Subglottic stenosis in the neonate is defined as a lumen 4.0 mm in diameter or less at the level of the cricoid. A relevant reference point is the outer diameter of an endotracheal tube. For example, a 2.5 endotracheal tube has an outer diameter of 3.6 mm, and a 3.0 endotracheal tube has an outer diameter of 4.2 mm.
It is important to differentiate congenital from acquired subglottic stenosis. Acquired subglottic stenosis is caused by intubation or other forms of laryngeal trauma; this is often an iatrogenic injury caused by a complication of medical therapy. Acquired subglottic stenosis is generally more severe, requiring aggressive, long-term management (discussed later in this chapter). In the absence of trauma, an abnormality of the cartilage or subglottic tissues is usually considered to be congenital. The cause of congenital subglottic stenosis is thought to be a failure of the laryngeal lumen to recanalize (3
). This abnormality lies on a continuum of embryologic failures that includes laryngeal atresia, stenosis, and webs. In its mildest form, congenital subglottic stenosis manifests with a normal-appearing cricoid with a smaller-than-average diameter, usually with an elliptical shape.
A mild case of subglottic stenosis may produce a clinical picture of recurrent upper respiratory infections, often diagnosed as croup, in which minimal subglottic swelling precipitates airway obstruction. The greatest obstruction is usually 2 to 3 mm below the true vocal folds in a young child.
More severe cases of congenital subglottic stenosis may present with acute compromise of the airway at delivery. If endotracheal intubation is successful, the patient may require intervention before extubation. In more severe cases, when intubation cannot be achieved, a tracheotomy may be lifesaving at the time of delivery. Interestingly, however, infants with congenital subglottic stenosis may have surprisingly few symptoms, and even children with grade III subglottic stenosis may not present for weeks or months.
Congenital subglottic stenosis is often associated with other congenital head and neck lesions and syndromes (e.g., a small larynx in Down syndrome). After the initial management of congenital subglottic stenosis, the larynx will grow with the patient and may not require further surgical intervention.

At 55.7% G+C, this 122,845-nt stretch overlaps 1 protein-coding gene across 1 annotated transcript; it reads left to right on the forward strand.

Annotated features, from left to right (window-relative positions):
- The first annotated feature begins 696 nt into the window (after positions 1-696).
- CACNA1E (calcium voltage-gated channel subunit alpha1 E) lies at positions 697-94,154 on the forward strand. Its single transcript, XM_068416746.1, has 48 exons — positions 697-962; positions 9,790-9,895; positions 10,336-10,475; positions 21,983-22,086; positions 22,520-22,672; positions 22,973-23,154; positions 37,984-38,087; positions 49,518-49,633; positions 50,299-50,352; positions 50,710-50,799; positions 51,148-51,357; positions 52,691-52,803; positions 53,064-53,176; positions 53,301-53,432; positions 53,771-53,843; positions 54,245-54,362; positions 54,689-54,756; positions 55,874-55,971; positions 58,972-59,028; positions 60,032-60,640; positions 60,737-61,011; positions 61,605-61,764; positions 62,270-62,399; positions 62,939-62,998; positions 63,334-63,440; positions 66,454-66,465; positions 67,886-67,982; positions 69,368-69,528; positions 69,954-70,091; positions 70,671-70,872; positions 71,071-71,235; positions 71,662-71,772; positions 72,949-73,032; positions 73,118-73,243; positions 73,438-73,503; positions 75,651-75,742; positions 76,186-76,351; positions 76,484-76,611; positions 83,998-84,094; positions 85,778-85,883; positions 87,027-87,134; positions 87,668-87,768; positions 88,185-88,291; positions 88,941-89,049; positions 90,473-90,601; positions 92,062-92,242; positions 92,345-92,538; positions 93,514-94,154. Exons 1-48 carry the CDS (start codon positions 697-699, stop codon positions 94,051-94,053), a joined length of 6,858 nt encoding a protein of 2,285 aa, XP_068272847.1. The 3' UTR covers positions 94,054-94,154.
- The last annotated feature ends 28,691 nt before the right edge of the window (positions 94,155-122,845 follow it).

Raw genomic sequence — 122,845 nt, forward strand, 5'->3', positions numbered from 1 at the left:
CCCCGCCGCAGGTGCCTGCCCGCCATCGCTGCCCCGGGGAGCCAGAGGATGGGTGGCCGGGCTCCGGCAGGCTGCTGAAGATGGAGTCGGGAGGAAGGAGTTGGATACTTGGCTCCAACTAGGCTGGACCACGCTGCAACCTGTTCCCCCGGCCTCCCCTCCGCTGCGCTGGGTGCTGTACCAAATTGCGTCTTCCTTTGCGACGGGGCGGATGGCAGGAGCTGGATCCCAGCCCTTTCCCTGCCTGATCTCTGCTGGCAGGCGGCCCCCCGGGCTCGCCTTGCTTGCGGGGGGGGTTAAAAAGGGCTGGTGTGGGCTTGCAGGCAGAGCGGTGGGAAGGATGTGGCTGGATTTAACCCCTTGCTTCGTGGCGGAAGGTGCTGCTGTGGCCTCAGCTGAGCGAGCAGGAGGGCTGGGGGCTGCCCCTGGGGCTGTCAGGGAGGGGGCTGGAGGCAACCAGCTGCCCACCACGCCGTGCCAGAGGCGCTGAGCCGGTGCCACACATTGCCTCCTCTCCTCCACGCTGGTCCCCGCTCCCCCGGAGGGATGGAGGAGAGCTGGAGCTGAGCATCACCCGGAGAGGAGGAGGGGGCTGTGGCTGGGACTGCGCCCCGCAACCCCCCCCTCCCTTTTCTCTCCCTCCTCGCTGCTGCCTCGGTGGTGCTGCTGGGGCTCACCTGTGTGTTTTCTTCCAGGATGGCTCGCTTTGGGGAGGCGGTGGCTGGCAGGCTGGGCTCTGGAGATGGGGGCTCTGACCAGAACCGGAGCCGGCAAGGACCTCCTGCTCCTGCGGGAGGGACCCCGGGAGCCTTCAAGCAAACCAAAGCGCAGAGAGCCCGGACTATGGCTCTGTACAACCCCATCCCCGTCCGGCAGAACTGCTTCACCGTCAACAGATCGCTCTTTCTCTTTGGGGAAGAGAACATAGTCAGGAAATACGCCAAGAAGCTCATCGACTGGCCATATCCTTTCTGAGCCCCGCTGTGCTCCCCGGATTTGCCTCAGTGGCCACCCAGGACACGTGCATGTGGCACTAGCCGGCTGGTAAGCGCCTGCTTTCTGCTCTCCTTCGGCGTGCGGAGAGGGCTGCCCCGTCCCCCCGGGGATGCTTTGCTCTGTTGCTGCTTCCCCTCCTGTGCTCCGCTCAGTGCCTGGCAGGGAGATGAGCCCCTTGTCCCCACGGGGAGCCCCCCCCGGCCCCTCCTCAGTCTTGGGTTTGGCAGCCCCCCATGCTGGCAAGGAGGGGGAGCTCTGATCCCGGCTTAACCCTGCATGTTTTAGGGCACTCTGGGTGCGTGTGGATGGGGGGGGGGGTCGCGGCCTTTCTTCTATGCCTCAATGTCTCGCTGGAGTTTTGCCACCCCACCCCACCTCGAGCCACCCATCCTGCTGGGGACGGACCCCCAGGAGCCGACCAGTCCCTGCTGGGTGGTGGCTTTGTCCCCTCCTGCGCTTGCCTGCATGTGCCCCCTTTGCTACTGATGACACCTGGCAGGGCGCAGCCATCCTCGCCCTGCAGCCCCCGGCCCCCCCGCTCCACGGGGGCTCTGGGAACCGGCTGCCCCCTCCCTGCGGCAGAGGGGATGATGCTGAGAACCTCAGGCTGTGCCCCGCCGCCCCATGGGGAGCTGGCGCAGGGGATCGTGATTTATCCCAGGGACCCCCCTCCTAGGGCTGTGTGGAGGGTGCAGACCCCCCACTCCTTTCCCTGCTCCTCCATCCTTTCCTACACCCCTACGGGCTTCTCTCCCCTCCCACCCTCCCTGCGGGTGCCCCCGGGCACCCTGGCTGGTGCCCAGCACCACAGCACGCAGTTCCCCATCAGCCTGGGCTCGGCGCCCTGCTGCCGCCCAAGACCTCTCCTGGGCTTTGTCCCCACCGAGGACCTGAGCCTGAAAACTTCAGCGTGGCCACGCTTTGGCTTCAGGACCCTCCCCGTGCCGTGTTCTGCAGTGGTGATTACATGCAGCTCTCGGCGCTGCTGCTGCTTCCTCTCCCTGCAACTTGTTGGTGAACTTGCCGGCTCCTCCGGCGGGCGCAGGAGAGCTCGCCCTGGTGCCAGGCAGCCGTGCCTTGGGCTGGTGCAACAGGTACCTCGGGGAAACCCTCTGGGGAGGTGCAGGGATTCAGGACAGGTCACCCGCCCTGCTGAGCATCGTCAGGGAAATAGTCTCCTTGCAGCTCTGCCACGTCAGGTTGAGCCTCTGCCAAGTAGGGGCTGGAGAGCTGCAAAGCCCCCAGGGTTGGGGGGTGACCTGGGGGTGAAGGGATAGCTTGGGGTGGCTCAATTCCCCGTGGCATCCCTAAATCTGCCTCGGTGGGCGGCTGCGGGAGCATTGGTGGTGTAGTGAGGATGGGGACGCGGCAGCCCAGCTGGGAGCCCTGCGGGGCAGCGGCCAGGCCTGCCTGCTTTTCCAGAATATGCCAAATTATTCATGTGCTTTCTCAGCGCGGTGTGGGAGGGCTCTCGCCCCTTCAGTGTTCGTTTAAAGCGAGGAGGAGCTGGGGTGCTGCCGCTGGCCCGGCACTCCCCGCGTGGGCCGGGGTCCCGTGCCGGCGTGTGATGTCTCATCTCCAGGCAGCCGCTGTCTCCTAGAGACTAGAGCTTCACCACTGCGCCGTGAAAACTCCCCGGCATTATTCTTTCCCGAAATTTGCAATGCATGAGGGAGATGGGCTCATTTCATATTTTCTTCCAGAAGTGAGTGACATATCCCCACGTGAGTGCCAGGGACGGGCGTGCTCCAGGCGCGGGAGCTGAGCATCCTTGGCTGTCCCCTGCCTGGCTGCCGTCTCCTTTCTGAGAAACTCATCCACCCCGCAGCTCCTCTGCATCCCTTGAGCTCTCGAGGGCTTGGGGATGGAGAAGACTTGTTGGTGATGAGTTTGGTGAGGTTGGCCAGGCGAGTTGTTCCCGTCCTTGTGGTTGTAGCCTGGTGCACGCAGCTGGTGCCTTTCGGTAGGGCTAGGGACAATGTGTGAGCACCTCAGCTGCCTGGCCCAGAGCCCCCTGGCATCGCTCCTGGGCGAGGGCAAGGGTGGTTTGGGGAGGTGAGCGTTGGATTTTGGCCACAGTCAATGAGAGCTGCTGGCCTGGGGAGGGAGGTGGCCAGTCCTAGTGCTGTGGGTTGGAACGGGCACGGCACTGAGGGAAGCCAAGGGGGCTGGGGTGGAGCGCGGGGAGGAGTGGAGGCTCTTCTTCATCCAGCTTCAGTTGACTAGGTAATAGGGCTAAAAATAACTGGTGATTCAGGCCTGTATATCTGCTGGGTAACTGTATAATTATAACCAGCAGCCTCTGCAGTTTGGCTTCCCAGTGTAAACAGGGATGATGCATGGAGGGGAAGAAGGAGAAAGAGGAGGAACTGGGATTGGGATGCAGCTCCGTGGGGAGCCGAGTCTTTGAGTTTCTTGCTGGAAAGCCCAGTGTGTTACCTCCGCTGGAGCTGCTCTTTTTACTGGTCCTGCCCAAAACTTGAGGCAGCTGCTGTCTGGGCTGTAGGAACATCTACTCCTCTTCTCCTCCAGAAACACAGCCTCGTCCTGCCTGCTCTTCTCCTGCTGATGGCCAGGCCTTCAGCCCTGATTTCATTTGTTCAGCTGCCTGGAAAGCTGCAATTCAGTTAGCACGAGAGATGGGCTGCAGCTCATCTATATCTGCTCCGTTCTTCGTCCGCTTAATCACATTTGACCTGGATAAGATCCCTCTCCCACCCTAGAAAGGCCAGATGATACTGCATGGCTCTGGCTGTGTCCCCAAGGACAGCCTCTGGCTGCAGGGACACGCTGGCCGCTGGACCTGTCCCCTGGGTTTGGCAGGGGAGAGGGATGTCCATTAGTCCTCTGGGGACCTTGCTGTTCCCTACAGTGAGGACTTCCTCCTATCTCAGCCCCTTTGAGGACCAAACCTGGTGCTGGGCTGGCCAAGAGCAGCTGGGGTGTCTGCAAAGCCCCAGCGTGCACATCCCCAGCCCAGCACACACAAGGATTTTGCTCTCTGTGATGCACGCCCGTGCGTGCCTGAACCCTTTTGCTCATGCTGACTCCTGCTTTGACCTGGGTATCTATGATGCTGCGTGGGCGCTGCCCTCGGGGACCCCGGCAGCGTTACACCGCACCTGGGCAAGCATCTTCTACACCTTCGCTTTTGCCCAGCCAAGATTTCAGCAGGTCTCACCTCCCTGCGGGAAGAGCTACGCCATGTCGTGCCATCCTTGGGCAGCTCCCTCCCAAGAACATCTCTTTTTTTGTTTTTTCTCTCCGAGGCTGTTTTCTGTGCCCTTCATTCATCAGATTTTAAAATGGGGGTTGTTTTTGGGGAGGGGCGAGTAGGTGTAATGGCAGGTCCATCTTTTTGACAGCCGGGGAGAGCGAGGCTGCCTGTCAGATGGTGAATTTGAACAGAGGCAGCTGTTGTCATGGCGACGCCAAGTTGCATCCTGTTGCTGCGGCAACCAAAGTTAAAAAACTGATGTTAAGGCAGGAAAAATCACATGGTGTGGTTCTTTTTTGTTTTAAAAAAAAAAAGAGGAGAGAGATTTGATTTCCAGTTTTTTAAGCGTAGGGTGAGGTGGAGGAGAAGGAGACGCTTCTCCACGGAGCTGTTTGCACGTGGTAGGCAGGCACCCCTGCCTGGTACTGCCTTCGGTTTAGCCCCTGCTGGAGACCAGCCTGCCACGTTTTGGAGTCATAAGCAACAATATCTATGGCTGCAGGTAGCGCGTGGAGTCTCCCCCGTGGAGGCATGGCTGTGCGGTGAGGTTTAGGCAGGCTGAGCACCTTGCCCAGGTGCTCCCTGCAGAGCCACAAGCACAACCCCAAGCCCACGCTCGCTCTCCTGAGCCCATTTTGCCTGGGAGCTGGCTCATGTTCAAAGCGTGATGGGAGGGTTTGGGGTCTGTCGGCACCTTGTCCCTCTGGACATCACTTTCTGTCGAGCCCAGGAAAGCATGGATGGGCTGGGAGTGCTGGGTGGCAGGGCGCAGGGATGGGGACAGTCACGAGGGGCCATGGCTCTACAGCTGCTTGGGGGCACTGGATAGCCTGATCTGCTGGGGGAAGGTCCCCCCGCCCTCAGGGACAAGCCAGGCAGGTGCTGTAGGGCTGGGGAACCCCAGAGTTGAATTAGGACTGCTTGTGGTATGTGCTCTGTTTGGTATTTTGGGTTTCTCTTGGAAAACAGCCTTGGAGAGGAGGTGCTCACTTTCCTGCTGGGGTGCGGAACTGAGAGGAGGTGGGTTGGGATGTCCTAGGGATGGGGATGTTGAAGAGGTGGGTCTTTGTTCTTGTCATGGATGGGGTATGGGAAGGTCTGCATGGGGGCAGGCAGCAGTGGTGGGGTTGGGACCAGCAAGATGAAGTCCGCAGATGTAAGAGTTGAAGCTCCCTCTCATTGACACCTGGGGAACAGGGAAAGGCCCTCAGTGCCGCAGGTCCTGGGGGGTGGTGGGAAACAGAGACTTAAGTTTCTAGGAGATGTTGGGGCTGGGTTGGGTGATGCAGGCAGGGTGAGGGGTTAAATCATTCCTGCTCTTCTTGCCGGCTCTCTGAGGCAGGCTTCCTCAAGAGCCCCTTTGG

Congenital subglottic stenosis can be divided histopathologically into membranous and cartilaginous types (1
) (Table 90.2
). The membranous type is usually
circumferential and presents as a fibrous soft tissue thickening in the subglottis caused by increased fibrous connective tissue or hyperplastic mucous glands. It usually includes the area 2 to 3 mm below the true vocal folds, but it may extend upward to include the true cords. The cartilaginous type commonly presents as a thickening or deformity of the cricoid cartilage that creates a shelf-like plate of cartilage on the inner surface of the cricoid ring, extending posteriorly as a solid sheet and leaving only a small posterior opening (1
). Stenosis may also be caused by a trapped first tracheal ring.
TABLE 90.2 HISTOPATHOLOGIC CLASSIFICATION OF SUBGLOTTIC STENOSIS
Submucosal gland hyperplasia
Cricoid cartilage deformity
Normal shape that is small for infant’s size
Large anterior lamina
Large posterior lamina
Other congenital cricoid stenosis
Trapped first tracheal ring
From Bluestone CD, Stool SE, eds. Pediatric Otolaryngology, 2nd ed. Philadelphia, PA: WB Saunders, 1990:1098, with permission.
Although the histopathologic picture may vary, the diagnosis of subglottic stenosis is based on endoscopic assessment. The stenosis due to a scar, granulation tissue, submucosal thickening, or a congenitally abnormal cricoid can be differentiated from subglottic stenosis with a normal cricoid, but endoscopic measurement with endotracheal tubes or bronchoscopes is required for an accurate evaluation. Many laryngeal stenoses represent a combination of a congenitally small larynx further traumatized by endolaryngeal intubation or instrumentation.
Radiographic evaluation of a patient’s unintubated airway may give the clinician clues about the site and length of the stenosis. Useful imaging modalities include inspiratory and expiratory lateral soft tissue neck films; fluoroscopy to demonstrate the dynamics of the trachea and larynx; and a chest radiograph. The single most important investigation, however, remains high-kilovoltage airway films. These films are helpful in identifying the classic steepling seen with subglottic stenosis and also in providing a warning of tracheal stenosis; this is usually caused by complete tracheal rings, which may place the child in a life-threatening situation during rigid endoscopy.
TABLE 90.3 GRADING SCALE FOR LARYNGEAL STENOSIS
Laryngeal Lumen Obstruction
Endoscopy is necessary for the diagnosis of laryngeal stenosis. Flexible fiberoptic endoscopy provides information on dynamic vocal fold function. Rigid endoscopy with Hopkins rod lens telescopes provides the best possible examination. Precise measurement of the endolarynx and staging of the laryngeal stenosis can be carried out. The most commonly used system for staging subglottic stenosis is the Myer-Cotton grading scale (Table 90.3
). Most grade I and many grade II lesions do not require surgical intervention; however, grade III and grade IV lesions generally necessitate a surgical approach.